• Domestic workers include: cleaners, chauffeurs, cooks, those providing personal care for the employer and their family and nannies


The reality

For many, travelling to the UK for domestic work can be a means of survival and a necessary support to their family back home. Many women leave their own children at home to come and care for other children, often well beyond the hours and workload for the amount of money they receive. There are also many reports of women being trapped in homes, their passports taken away and basic freedoms such as leisure time and days off removed.


Case Study: Kalayaan

– A small charity established in 1987 which campaigns for workers’ rights and justice for migrant domestic workers, especially those who are undocumented- 200 new workers each year come to Kalayaan and around half of them are trafficked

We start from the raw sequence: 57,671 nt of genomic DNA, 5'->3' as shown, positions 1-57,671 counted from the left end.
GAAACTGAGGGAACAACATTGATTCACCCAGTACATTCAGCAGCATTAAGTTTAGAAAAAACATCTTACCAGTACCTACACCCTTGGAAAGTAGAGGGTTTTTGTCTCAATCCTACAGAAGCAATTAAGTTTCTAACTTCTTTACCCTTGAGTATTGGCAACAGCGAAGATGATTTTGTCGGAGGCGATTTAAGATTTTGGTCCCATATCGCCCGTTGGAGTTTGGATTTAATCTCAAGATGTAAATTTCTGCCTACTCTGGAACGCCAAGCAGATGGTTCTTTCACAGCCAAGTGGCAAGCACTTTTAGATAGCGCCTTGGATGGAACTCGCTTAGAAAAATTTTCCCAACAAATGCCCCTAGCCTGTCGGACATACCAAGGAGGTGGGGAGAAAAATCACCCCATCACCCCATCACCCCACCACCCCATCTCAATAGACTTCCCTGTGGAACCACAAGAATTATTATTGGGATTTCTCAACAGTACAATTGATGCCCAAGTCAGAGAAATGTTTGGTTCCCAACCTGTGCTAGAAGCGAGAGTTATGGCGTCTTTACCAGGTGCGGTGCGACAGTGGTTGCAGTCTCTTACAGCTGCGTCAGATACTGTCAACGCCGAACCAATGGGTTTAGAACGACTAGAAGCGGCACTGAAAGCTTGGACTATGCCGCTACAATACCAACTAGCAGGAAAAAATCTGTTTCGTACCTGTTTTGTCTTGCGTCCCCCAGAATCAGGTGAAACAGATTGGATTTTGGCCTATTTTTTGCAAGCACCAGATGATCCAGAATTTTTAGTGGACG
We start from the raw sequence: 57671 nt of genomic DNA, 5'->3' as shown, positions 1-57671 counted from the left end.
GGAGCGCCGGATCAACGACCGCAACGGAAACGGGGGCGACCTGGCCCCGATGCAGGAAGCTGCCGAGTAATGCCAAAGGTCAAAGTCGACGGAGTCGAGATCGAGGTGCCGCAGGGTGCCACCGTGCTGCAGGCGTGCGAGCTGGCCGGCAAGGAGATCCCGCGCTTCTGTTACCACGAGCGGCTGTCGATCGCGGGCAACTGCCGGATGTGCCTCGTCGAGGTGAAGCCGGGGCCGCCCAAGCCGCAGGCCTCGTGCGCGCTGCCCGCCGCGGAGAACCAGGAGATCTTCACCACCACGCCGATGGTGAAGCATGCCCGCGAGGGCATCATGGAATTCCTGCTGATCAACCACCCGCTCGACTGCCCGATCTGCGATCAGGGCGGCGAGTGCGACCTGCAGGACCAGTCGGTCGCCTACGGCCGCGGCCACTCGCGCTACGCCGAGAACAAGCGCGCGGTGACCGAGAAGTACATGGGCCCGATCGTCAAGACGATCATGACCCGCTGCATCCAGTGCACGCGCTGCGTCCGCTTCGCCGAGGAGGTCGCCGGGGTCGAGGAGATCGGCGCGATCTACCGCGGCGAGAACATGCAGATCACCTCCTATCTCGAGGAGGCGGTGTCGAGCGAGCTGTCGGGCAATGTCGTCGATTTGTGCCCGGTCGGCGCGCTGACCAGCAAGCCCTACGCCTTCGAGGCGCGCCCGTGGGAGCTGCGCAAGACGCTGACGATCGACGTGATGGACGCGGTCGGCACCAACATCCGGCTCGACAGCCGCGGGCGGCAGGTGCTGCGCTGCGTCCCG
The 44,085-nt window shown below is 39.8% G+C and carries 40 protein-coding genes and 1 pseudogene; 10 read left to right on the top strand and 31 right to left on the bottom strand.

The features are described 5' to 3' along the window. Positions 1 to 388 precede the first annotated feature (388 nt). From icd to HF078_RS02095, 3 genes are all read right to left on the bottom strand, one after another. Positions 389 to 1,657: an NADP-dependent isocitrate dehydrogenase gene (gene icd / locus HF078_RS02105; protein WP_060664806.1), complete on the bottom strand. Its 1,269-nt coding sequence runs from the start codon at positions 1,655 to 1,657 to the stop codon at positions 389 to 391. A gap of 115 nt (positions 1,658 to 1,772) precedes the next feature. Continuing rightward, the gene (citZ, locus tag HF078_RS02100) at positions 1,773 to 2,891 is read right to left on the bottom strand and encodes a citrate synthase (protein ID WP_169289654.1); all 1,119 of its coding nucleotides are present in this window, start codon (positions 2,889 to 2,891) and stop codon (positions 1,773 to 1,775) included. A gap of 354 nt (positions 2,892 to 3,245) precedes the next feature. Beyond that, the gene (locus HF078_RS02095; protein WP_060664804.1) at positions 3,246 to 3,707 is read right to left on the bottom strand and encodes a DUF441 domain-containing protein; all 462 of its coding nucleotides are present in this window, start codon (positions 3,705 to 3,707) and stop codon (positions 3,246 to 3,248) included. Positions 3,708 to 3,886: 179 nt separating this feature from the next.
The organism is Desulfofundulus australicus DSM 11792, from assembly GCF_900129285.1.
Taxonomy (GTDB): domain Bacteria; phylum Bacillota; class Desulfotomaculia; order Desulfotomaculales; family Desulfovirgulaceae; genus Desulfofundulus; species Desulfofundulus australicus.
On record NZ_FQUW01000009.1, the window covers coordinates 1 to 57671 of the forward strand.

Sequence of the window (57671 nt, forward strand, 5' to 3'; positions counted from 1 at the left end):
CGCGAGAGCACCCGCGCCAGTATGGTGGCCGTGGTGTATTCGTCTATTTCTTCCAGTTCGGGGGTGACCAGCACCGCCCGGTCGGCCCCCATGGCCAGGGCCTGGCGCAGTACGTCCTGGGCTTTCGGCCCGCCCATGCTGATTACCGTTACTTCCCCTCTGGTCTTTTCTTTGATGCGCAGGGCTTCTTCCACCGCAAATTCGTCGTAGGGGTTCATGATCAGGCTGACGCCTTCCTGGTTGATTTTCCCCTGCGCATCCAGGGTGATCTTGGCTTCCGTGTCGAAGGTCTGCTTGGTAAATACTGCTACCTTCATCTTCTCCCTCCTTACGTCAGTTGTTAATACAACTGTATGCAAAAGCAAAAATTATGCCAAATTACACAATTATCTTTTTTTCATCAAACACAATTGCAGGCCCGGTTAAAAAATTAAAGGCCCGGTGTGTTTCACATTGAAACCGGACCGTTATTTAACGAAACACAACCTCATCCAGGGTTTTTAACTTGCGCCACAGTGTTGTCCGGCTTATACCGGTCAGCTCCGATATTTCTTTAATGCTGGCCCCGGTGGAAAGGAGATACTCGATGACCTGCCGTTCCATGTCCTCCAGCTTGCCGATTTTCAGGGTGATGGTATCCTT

– 74% of the workers who are tied have their passports taken away from them

– Kalayaan offers individual advice and support to migrant domestic workers in the UK as well as using this experience to produce data and briefings on the situation of migrant domestic workers in the UK

– They use this data to feed into policy and to push for improvements of the rights of migrant domestic workers

For more info visit their website and follow them on twitter


Domestic workers and others are campaigning for a reversal of the immigration rules which are very restrictive and do not allow workers the freedom to move employer if they are being taken of or to extend their stay legally. This means that those who are trapped and made to stay against their will, become undocumented and at further risk, through no fault of their own. The law does not take these realities into consideration and therefore restrict the rights of these workers. Domestic workers state that the visa change has worsened their position and Dr. Virginia Mantouvalou explains that, “If they escape their exploitative employers, they become undocumented. These are modern-day slaves” (Sloan, 2015).